Desert elephants in Namibia. Greg Willis via Wikimedia Commons
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Poaching threatens the continued survival of African elephants, with 30,000 to 38,000 animals killed every year. This activity is typically illegal. In a concerning move, the country of Namibia (in southwest Africa) has now issued nine permits to hunt desert elephants, of which perhaps only 100 remain, according to the Conservation Action Trust. The permits are for shooting adult males–and the trust estimate there are only 18 of these bulls remaining. In other words, the move could wipe out half of them.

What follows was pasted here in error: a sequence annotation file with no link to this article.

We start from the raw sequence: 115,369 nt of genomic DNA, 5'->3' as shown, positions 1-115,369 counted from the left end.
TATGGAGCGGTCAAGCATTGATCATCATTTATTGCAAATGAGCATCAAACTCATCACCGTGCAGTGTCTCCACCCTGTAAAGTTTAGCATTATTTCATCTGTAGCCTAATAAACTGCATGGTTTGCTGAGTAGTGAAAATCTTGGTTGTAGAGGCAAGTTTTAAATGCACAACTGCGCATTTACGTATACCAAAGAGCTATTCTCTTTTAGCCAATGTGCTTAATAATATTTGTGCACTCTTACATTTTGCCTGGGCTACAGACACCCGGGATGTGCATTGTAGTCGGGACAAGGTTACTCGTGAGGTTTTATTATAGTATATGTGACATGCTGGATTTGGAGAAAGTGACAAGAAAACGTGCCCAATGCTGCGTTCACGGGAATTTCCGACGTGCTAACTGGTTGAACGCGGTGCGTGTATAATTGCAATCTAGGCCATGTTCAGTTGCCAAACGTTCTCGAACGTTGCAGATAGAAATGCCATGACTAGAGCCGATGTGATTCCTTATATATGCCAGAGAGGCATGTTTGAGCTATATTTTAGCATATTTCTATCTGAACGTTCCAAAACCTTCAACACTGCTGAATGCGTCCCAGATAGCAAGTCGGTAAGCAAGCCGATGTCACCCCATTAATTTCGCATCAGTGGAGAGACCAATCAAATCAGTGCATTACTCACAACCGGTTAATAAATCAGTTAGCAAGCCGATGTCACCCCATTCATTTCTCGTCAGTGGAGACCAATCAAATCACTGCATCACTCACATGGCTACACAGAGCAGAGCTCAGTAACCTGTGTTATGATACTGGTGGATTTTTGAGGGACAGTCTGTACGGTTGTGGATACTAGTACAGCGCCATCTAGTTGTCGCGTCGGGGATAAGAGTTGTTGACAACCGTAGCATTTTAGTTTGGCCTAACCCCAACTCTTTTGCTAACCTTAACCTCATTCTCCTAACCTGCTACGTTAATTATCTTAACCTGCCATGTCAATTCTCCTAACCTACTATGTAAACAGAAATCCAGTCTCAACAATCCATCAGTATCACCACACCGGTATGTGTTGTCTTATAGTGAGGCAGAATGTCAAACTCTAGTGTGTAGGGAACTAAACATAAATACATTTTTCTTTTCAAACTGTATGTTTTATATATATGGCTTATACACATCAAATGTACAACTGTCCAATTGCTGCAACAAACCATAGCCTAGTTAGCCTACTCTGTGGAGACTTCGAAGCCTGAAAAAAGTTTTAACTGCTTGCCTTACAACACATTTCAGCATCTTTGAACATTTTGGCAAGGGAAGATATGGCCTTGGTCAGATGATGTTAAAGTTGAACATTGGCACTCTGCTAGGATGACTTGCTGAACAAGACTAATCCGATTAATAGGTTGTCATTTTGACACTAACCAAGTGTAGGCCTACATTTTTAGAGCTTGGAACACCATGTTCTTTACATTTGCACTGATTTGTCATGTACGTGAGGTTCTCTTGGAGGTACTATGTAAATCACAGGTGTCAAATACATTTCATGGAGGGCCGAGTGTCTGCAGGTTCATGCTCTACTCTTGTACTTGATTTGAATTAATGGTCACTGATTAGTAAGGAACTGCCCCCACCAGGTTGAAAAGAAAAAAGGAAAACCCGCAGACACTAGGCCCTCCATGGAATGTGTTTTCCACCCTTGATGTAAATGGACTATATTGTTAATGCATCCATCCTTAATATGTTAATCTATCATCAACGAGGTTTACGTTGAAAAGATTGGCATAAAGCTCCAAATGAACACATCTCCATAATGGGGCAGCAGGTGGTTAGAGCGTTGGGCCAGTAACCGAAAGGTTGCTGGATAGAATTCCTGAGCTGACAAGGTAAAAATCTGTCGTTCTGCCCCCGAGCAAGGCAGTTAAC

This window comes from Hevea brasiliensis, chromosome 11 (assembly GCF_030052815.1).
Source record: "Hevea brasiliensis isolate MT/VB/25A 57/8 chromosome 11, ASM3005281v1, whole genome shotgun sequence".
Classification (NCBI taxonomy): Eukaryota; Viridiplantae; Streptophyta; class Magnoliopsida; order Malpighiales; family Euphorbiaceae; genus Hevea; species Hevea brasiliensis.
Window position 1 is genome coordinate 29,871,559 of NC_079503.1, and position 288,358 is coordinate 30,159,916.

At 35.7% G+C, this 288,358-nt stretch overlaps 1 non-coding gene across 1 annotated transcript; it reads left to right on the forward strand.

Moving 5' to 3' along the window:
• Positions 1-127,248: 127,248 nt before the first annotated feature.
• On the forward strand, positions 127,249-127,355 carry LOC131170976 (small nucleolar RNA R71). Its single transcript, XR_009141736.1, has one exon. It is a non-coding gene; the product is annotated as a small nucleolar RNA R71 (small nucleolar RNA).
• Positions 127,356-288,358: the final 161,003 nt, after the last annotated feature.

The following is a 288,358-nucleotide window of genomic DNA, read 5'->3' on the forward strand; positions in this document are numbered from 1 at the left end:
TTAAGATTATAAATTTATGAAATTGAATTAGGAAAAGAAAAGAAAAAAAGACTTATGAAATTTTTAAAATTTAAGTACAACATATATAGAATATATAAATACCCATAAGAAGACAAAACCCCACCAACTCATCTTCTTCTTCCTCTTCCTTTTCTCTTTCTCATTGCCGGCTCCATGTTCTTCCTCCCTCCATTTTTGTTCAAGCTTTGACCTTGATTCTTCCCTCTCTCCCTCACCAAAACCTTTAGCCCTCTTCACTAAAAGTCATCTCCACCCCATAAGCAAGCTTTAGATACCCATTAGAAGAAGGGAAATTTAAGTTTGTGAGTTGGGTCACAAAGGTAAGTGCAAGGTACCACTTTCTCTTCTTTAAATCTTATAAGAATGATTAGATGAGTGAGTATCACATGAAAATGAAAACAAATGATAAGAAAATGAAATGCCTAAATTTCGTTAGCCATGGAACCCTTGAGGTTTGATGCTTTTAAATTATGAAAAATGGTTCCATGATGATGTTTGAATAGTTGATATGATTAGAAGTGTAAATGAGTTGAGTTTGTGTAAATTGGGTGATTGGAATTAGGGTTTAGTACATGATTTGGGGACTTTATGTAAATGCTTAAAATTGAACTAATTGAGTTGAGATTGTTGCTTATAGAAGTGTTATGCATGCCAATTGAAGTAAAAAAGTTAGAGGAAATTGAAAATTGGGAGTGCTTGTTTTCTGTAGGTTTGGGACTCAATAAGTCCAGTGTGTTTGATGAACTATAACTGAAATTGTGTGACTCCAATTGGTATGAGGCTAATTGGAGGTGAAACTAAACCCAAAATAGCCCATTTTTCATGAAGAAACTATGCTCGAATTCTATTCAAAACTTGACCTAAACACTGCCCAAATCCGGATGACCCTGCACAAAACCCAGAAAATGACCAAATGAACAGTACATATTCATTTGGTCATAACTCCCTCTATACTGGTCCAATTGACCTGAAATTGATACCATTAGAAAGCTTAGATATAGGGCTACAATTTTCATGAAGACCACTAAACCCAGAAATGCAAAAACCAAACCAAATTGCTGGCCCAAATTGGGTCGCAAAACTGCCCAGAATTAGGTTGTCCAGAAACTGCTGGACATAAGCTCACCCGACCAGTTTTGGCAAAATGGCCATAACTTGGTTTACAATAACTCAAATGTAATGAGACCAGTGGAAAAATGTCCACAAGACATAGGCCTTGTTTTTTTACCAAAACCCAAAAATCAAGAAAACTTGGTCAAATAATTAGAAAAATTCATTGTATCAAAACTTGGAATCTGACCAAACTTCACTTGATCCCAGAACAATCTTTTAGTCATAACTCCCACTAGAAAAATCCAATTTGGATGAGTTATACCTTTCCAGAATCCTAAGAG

Namibia’s environment and tourism ministry, however, claims that there are 600 desert elephants left, and that the desert population is no different from the country’s other groups of African elephants. So, no big deal.

But conservationists–and scientists–disagree, as John Platt writes at Scientific American:

The first of these permits was already executed, when hunters shot a “virile young male elephant” on June 21.

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